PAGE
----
The Audi Urban Intelligent Assist project is the latest in a series of university collaborations that Audi has formed to explore the frontiers of automotive technologies and electronics. By working closely with the brightest electronics minds in the U.S., Audi and ERL are bringing to life the strategy expressed by AUDI AG Chairman Rupert Stadler in his Jan. 6 CES keynote address.

"Our plan is to integrate the best technologies from the best partners available and adapt these for the automotive world," Stadler said. "And we intend to pick up the pace of innovation even further."

Other Audi initiatives with ERL have explored the advances in autonomous driving, emissions controls and monitoring, and dynamic navigation systems that connect to a motorist's driving patterns and social circle. University partners in the previous research efforts have included Stanford University, the Massachusetts Institute of Technology and the University of California at Riverside. The work that Audi and ERL are doing with these institutions is aimed at leveraging new technologies that will be available in the automobiles of the next decades.

Why urban mobility research makes sense now

Cities in U.S. and in the world are growing at a rapid pace. In the US, urban population has exploded to about 85% of the country's total. This translates into expanding but denser cities and megacities. Given the difficulties and high costs of updating the urban infrastructure, these factors pose a real mobility challenge for today and for the future.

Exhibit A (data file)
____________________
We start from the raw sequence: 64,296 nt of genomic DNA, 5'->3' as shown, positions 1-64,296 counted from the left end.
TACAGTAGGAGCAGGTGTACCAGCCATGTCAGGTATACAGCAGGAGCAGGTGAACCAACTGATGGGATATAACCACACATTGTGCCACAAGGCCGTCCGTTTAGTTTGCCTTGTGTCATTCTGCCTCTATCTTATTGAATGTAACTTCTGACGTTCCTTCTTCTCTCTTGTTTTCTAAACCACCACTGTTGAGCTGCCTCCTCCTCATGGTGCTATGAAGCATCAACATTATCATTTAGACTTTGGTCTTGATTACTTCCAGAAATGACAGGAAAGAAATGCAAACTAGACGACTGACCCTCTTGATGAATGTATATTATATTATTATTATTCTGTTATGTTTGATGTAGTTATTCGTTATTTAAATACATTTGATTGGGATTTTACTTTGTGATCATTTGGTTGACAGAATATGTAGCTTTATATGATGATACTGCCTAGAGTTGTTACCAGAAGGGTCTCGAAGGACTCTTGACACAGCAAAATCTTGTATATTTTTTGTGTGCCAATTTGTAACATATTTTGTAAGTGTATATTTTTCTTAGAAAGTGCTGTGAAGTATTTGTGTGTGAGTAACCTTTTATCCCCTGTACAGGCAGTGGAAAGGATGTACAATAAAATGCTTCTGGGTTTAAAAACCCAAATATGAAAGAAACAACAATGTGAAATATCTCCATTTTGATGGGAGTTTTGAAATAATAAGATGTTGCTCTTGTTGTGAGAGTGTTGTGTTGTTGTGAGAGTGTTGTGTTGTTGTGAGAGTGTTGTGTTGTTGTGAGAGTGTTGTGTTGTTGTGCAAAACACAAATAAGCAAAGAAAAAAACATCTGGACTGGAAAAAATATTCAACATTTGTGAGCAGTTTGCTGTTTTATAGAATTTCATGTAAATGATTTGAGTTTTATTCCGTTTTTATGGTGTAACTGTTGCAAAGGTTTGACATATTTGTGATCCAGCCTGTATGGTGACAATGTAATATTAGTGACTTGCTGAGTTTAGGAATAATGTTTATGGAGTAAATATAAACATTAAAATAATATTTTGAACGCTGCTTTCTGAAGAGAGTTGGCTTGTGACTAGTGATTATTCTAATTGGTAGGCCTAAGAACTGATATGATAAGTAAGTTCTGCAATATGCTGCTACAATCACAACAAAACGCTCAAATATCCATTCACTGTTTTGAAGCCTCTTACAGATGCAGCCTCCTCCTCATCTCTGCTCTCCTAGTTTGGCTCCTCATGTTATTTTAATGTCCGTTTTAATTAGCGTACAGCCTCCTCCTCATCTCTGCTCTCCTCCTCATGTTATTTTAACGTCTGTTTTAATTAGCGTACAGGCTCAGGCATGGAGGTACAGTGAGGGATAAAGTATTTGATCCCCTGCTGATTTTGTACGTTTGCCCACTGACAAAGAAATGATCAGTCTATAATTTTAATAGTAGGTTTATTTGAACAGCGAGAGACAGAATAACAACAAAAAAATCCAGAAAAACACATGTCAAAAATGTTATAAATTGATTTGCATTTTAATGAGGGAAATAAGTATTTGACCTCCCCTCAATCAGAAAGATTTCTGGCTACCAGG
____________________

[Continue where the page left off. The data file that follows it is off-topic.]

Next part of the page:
Increased road congestion, longer commute times and insufficient infrastructure to house the rapidly expanding vehicular pool, is making driving in megacities an increasingly stressful and dangerous task, which impacts the quality of life of every commuter.

Audi is aware of these future mobility challenges, and of the opportunities that an increasingly connected world brings for the future. In order to advance the development of urban mobility, Audi together with ERL embraced the vision of a future involving connected intelligent vehicles that interact with their environment and with each other, to make urban mobility more efficient, more convenient, less stressful, and safer.